Following complaints from the Metropolitan police of London, up to 30 drill music videos from U.K. rap artists have been removed from YouTube, The Guardian reports. The police say the music videos incite violence.

"The gangs try to outrival each other with the filming and content—what looks like a music video can actually contain explicit language with gangs threatening each other," Mike West of the Metropolitan police told BBC. "There are gestures of violence, with hand signals suggesting they are firing weapons and graphic descriptions of what they would do to each other."

U.K. drill music is an offshoot of the style which originated in Chicago in the early 2010s, with artists like Chief Keef and Fredo Santana developing the genre known for ominous trap beats and violent, nihilistic lyrics. (Kanye brought the sound to mainstream attention with 2013's Yeezus).

"Drill music is associated with lyrics which are about glamorizing serious violence: murder, stabbings," Metropolitan police commissioner, Cressida Dick told LBC radio. "They describe the stabbings in great detail, joy and excitement. Extreme violence against women is often talked about."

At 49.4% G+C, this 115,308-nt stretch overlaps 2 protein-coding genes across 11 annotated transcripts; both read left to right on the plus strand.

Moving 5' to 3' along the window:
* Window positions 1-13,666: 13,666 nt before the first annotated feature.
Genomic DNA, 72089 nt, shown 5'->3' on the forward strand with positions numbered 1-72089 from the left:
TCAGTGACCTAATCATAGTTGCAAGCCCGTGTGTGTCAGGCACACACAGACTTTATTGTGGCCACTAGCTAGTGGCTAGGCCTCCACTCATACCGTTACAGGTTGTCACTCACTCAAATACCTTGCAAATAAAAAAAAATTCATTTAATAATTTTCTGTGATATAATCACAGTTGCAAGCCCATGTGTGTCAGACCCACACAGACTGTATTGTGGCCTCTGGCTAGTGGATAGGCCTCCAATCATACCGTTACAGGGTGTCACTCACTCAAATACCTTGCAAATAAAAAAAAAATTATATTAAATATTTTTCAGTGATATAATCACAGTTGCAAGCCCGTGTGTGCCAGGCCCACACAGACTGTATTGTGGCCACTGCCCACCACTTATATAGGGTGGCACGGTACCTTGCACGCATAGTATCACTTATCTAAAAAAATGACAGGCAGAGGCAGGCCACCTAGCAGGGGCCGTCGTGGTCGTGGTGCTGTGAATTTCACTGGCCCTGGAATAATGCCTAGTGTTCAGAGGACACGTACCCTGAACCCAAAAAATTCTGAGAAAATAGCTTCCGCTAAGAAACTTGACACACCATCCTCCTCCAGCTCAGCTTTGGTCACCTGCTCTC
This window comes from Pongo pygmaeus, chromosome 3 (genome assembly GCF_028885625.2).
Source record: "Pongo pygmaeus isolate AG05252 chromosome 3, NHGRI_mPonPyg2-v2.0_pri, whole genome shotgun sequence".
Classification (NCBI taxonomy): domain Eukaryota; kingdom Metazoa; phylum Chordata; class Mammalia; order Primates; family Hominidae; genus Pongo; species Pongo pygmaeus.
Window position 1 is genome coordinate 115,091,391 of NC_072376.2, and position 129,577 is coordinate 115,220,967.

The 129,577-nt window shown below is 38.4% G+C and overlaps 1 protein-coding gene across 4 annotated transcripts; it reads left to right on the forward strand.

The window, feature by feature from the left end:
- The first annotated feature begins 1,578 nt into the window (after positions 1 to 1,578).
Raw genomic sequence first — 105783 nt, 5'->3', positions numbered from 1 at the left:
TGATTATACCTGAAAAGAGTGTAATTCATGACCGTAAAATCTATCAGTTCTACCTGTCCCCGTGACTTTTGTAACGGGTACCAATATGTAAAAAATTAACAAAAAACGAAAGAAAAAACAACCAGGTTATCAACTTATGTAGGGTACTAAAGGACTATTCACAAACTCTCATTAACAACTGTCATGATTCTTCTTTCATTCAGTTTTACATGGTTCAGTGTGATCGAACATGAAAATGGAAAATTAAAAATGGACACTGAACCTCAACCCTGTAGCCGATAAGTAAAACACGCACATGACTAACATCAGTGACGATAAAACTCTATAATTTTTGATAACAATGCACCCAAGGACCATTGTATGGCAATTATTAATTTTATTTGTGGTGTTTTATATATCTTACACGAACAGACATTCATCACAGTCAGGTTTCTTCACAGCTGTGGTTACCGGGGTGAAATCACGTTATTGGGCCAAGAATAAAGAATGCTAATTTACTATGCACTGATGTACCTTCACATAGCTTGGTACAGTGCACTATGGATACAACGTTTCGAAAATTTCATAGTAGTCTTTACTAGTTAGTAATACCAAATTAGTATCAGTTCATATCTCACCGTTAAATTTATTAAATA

Police asked YouTube to take down 50 to 60 videos, though the platform is believed to have removed 30.

"We have developed policies specifically to help tackle videos related to knife crime in the UK and are continuing to work constructively with experts on this issue," a spokesperson for YouTube said. "We work with the Metropolitan police, the mayor's office for policing and crime, the Home Office and community groups to understand this issue and ensure we are able to take action on gang-related content that infringe our community guidelines or break the law."

The London drill crew 1011 set up a petition calling for police to stop banning them from YouTube following the removal.

Pressplay, a company that promotes drill videos (including 1011's) said the videos will probably be back on YouTube in a few weeks.

Image via YouTube

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